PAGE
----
What does it take to land a job with Oprah Winfrey? Libby Moore was lucky enough to realize her dreams and work side-by-side as Oprah’s chief of staff for years. But it wasn’t all smooth sailing.

Libby had a decade-spanning career as an assistant to Maury Povich, Jane Wenner at Rolling Stone, and, of course, Oprah. These days she encourages others to unlock their self-worth and reach their full potential.

Libby Moore Leader Assistant Podcast Chief of Staff Oprah Winfrey

I’ve been an executive assistant coach since 2016, and as someone who provides administrative professional training to aspiring administrative assistants, I jumped at the chance to chat with Libby. We dove deep and discussed her path to success, and talked about why letting go was the best thing she ever did to reach her goals.

Libby’s First Gig

Libby got her first job when she was very young. Seven years old to be exact. As the second child out of four kids, Libby often wondered what her role in the family was. She identifies as an emotionally intuitive person–and filled that role by caring for her mother. She loved it, and naturally, so did mom. That led to her nurturing and caring for her friends, co-workers, and eventually, to becoming an executive assistant.

“I like to say I had my first coaching job at age seven.”

When Libby was 16, she ran a lawn mowing business. Her brother served as the executive business partner, so to speak. She sent invoices and even answered business calls. Most of her childhood was answering phones and taking care of people. With that kind of background, becoming a personal assistant felt like a very natural next step.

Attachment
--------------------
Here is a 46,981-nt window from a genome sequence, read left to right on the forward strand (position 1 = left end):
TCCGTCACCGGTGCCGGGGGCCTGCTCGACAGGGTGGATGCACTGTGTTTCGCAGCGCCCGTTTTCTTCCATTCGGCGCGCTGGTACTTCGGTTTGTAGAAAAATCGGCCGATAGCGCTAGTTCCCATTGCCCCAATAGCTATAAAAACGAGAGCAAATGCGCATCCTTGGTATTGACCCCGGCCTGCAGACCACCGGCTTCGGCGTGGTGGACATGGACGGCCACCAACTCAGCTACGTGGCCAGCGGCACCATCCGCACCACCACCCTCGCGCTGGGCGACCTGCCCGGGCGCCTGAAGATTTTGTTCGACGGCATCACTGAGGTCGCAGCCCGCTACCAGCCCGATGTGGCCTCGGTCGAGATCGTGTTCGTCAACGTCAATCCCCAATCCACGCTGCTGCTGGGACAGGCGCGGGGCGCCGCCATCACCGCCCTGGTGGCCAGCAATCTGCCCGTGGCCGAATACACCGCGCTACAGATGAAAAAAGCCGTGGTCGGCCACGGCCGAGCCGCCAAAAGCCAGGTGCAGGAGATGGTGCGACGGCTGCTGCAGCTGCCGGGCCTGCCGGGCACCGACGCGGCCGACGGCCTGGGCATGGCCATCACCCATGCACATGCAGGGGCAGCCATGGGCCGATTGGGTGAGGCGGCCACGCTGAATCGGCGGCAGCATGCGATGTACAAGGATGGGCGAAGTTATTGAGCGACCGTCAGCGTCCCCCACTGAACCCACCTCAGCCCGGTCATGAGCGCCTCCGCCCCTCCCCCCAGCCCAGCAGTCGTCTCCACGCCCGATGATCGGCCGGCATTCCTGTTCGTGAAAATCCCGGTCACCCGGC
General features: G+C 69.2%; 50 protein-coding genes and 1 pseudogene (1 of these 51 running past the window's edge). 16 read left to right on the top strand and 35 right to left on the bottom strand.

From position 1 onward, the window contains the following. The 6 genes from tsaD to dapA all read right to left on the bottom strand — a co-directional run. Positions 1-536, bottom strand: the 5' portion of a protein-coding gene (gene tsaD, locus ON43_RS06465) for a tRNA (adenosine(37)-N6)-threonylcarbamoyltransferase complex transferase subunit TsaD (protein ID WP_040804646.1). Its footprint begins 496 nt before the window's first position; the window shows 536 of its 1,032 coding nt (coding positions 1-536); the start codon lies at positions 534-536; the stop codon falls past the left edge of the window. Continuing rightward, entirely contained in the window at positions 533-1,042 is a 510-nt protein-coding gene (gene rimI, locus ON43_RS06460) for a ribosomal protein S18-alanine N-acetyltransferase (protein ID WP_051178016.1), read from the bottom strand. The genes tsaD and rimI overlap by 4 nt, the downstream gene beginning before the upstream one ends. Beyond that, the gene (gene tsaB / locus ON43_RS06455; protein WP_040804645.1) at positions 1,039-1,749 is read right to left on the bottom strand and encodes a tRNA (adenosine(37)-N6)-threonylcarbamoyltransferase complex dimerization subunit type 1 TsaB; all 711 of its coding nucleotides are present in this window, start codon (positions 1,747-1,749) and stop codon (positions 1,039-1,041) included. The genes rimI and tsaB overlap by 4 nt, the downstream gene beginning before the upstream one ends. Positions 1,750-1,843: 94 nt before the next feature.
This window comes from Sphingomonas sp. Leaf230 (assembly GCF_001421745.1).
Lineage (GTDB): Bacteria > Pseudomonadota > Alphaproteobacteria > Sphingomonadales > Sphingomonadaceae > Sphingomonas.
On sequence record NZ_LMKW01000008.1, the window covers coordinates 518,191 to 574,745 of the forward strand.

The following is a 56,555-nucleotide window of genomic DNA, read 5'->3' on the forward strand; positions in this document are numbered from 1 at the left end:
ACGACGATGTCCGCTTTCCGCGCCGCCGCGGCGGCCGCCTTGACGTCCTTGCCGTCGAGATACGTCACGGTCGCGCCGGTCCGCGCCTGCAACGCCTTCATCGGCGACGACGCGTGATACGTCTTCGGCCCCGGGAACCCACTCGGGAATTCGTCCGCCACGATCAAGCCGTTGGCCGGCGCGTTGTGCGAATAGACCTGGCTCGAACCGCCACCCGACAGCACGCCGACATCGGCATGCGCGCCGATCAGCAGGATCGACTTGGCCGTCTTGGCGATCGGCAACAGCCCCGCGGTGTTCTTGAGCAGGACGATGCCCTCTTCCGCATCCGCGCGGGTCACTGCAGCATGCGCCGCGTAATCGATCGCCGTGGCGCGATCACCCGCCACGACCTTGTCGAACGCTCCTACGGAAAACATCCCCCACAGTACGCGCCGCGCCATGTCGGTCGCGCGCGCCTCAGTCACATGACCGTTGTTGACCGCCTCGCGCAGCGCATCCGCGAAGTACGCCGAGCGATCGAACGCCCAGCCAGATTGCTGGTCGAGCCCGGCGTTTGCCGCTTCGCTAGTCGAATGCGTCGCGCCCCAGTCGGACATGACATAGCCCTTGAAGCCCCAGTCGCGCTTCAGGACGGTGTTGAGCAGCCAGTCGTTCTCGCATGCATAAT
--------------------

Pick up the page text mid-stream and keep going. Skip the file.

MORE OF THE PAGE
But it wasn’t a straightforward segue in being Oprah’s chief of staff. 

Far from it. It was a long journey involving countless odd jobs and setbacks, and mustering the strength to know what dreams to pursue, and which to let go of.

Bright Lights, Big Dreams

Libby had big dreams when she moved to New York. 

She wanted to make it as a comedy writer. She wanted to get on Saturday Night Live. And she dreamed of writing for Rosie O’Donnell. Working as a personal assistant for Oprah was not on her cards at all. By night she took improv lessons and even joined a comedy group in the West Village.

Libby’s first big break after years of working as a housekeeper was with Maury Povich in New York City. 

A friend of a friend of a friend set her up. She became his personal assistant back when that was a new type of career–people were either executive or administrative assistants. Being a personal assistant was seen as something new.

She told me Maury was one of the best bosses she ever had. She worked there for three wonderful years, gaining valuable experience.

But Libby was a people person–doing tasks personally never felt great to her. It wasn’t scratching the itch, so to speak. So she left the job. And got fired from the next one. She ended up cleaning houses and taking odd jobs.

But she was struggling to make ends meet.

So she took another stint as an executive assistant with Jann Wenner at Rolling Stone. She was the 2nd assistant and knew the primary assistant wouldn’t be giving up her job any time soon.

It was around this time Libby realized she had to let go of some of her dreams. 

By then, she’d interviewed with Saturday Night Live and knew it was never going to work out there. And she’d never gotten a reply from Rosie O’Donnell. It seemed like nothing was going her way.